In recent years, a common lament about the Yankees’ offense has been it hits “too many home runs”. Needless to say, that theory makes little sense. After all, having a power laden offense has been a Yankees’ hallmark since the days of Babe Ruth, which is why the team has affectionately and admiringly been called the Bronx Bombers. However, in 2012, that nickname could just as easily apply to the team’s starting rotation, which has not only bombed with regularity, but also surrendered more than its fair share of home runs while doing so.
Thanks to the three long balls Hiroki Kuroda surrendered during last night’s 8-1 loss the Blue Jays, Yankees’ starters have now allowed more home runs than any other rotation in baseball. Even more jarring, the team’s starters have allowed a whopping 1.65 homers per nine innings, which would easily rank as the highest ratio in team history. In fact, if not for the Twins’ rotation, which has allowed 1.76 home runs per nine innings, the Yankees’ group of starters would be on pace to allow the most home runs per game in baseball history (the 1987 Angels allowed 1.60/9 innings).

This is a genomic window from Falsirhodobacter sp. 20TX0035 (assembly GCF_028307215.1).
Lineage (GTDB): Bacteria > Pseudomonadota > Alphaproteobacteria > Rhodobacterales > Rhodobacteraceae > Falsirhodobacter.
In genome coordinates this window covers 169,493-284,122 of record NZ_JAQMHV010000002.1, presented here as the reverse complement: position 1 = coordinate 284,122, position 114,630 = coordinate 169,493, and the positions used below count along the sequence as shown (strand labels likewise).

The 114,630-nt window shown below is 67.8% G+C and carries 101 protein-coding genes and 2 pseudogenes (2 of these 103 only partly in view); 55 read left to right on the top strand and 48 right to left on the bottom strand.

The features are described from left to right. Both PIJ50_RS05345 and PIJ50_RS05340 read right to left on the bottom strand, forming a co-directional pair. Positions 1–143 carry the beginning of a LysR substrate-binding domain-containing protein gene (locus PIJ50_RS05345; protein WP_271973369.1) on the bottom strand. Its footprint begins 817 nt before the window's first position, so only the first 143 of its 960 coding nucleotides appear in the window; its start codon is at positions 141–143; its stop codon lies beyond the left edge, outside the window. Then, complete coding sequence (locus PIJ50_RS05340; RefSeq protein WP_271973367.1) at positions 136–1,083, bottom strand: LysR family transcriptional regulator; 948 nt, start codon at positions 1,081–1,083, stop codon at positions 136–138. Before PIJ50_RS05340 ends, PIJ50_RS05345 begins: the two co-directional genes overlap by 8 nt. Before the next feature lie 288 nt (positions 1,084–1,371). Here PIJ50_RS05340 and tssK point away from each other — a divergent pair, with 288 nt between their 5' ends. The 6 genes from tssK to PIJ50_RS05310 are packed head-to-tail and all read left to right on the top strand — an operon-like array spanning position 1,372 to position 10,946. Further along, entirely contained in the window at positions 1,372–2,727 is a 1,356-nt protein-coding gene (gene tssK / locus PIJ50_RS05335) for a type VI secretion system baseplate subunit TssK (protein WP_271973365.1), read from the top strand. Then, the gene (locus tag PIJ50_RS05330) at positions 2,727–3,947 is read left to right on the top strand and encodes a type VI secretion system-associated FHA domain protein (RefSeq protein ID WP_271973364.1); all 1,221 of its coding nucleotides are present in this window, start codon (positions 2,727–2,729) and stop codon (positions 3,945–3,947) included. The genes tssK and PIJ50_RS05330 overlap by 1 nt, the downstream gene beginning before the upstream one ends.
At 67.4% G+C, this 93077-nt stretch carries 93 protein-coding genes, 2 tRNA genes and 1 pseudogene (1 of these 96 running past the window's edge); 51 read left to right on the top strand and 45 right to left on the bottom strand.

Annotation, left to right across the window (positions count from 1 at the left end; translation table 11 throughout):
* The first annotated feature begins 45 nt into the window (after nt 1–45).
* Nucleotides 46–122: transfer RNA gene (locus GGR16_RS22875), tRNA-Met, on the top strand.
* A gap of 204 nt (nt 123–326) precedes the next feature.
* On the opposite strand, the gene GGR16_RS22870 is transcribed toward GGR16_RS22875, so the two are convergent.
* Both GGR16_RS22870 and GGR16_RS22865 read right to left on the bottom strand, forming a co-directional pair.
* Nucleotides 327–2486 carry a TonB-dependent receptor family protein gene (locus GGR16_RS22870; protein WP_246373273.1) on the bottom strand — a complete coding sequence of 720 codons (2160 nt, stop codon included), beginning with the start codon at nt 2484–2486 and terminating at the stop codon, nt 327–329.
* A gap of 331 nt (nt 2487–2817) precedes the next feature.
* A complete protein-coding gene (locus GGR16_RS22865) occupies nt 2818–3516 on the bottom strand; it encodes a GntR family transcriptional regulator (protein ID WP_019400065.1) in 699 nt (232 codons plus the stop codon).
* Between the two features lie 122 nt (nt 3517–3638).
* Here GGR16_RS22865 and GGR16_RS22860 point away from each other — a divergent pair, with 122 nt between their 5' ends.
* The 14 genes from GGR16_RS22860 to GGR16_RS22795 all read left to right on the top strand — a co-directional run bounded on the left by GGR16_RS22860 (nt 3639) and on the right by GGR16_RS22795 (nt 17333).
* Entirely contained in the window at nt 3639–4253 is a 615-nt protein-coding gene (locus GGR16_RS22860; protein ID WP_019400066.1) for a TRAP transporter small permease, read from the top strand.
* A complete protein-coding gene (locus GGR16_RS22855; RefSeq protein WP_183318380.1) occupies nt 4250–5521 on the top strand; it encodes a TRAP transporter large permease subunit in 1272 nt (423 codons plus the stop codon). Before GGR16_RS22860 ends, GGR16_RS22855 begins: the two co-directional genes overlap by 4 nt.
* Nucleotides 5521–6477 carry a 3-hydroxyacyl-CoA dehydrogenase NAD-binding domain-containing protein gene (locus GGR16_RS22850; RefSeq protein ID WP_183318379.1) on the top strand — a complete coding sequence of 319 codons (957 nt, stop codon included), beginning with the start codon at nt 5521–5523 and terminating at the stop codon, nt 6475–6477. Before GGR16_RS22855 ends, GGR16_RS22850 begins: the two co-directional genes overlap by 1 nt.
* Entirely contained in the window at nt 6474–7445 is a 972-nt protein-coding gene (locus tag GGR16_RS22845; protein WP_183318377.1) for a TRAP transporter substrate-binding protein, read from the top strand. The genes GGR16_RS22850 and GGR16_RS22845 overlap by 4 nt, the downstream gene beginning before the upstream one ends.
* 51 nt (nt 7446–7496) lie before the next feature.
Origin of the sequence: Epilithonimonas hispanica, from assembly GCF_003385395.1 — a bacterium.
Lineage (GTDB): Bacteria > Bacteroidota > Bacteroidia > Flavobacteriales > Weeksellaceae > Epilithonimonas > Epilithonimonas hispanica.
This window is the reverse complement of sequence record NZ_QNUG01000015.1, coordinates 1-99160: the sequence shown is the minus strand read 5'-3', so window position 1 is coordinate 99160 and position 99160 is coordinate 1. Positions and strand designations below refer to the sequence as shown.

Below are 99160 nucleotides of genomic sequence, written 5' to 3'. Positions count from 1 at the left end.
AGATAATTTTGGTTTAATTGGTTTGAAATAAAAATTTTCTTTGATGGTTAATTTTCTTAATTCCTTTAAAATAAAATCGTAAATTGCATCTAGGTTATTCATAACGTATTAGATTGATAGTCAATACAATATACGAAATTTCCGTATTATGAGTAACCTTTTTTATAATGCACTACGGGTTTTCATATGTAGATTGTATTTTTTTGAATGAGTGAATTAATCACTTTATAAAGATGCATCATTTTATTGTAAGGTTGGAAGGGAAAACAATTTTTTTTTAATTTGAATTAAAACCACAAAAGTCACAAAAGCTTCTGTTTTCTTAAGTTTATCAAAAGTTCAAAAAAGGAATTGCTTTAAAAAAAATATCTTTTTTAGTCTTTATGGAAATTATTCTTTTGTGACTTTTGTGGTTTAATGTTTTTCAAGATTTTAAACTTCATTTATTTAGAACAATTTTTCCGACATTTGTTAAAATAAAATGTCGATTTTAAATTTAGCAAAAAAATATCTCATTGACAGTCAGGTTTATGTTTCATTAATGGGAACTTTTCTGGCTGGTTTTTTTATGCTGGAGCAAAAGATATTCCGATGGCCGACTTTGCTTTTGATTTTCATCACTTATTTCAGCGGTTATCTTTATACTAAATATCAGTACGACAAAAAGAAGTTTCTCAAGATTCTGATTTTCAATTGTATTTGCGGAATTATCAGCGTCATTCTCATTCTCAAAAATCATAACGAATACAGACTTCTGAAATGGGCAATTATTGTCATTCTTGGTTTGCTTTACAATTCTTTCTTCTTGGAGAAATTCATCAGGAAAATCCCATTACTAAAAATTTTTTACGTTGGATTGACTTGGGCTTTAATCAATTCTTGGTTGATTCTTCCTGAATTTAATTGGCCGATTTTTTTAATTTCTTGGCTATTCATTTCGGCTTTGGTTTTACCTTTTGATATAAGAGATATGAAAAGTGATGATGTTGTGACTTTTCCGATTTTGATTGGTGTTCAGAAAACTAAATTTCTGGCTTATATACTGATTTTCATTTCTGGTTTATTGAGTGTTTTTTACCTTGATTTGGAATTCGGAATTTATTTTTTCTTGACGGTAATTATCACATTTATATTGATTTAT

Entering the season, Kuroda’s rising home run rate was a concern, but unfortunately for the Yankees, the Japanese right hander hasn’t been the only starter on the team who has been victimized by the long ball. The nine homers allowed by Kuroda ties him with both Ivan Nova and Phil Hughes, all three of whom rank among the bottom-10 in terms of homers allowed per nine innings. When you also consider the sky high home run rates of Freddy Garcia and Andy Pettitte (albeit in only one start), it’s a wonder that the team hasn’t suffered from an epidemic of whiplash.
*Averages do not include totals from yesterday’s action.
Based on the record of each individual pitcher, there’s good reason to believe the number of home runs allowed by the Yankees’ rotation will regress to the historical mean. That’s good news because the team’s poor defense doesn’t exactly complement a pitching staff that is prone to the long ball. Having said that, the extent to which the Yankees’ rotation will be able to curb its home run tendency is impossible to predict. What seems certain, however, is if the Yankees’ continue to cede their power advantage, the team’s supremacy in the A.L. East may not be far behind. In other words, if the bombs in the Bronx continue to come from opposition bats with the same alarming frequency, the Yankees’ chances of making the post season could go up in smoke just as quickly.
Note: Ratio above 100% means Yankees hit more homer runs than the opposition.